• Even pasteurized milk that has been shipped from mainland U.S. is re-pasteurized once it reaches Hawaii to ensure that the milk is safe to drink.

All food in the U.S. in regulated in some way for the safety of the public. Thus being said, when something has been proven to be safe, it really is safe. However when something has been proven to be harmful, heed the warning and listen to health officials’ recommendations for your own safety and the safety of others.

*Update: On February 19, 2015, as a result of this farm distributing raw milk to the local football team, they have had their Grade A permit revoked for 30 days, and will be under strict guidelines for the next three years. They are still able to sell their milk for butter and cheese production, but not for drinking purposes. It is illegal to distribute raw milk in the State of Wisconsin, and Wisconsin’s Departments of Agriculture and Health Services feel that this appropriate action as a result of the farms violations of the states statues and rules.

For more information, please visit:

CDC – Raw Milk Questions & Answers
Real Raw Milk Facts – Regulations

Ask the Farmers Administrator note: We feel it’s important to share the risks of consuming raw milk but realize it is a very personal decision whether or not you consumer raw milk.

About Bekah Gustafson

I am a farmer's wife, a mom to three beautiful little girls. My faith is most important to me, but I also love everything about John Deere, horses and quilting.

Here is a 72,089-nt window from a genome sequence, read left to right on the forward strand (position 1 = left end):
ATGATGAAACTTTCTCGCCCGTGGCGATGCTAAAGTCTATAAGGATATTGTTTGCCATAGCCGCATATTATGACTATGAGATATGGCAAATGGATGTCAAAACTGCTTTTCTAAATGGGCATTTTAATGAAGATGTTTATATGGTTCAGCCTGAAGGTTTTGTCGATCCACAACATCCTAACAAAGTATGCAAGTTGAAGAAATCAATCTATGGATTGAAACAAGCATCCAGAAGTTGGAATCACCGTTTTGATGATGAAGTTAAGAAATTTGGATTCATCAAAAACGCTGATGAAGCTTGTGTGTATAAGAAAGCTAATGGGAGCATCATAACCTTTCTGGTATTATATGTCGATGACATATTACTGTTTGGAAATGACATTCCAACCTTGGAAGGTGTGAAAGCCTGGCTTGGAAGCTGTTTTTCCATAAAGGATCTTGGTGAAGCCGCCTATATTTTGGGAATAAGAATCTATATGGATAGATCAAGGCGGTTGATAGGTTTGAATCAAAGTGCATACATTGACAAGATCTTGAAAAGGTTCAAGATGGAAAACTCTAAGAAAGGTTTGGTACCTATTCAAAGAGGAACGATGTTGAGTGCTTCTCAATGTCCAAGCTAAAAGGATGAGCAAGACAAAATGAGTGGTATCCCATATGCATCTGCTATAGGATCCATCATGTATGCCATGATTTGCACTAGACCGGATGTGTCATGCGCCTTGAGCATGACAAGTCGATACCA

Comments

  1. It is interesting to note that you have not mentioned the chicken Alfredo served at this partiicular event. It arrived undercooked, the temperature was not in the safe zone and it was not heated enough to stop the horrible illness outbreak. Raw milk is no more riSky than pasteurized when handled correctly!

    • Thank you Pat for bringing this up. In this case both the chicken and milk were tested, and it was the milk that was found to have the bacteria in it that caused the illness. According to both the FDA and CDC, raw milk is significantly more risky that pasteurized milk, and that is why it is illegal to distribute in the state of Wisconsin. Anytime you consume any sort of raw food, whether it be meat, milk or produce, you run a higher risk of contamination. Cooking, or heating food, or in this case pasteurizing kills off bacteria that could be potentially harmful. Once again, thank you for bringing up another point, that all food should be prepared to a safe standard.

  2. Angie Barton says:

    In our state (Washington), one can become certified to sell raw milk, which we have done. Through the process of working with the WSDA, I learned about the types of bacteria that can contaminate raw milk and how to reduce the risk. Contamination is still possible and the results can be deadly to the youngest and oldest people due to the four pathogens mentioned in the above article.
    Since that particular campylobacter strain (which is similar to a fingerprint) was traced back to the farm in question, there really is no question that the milk was indeed the contaminate.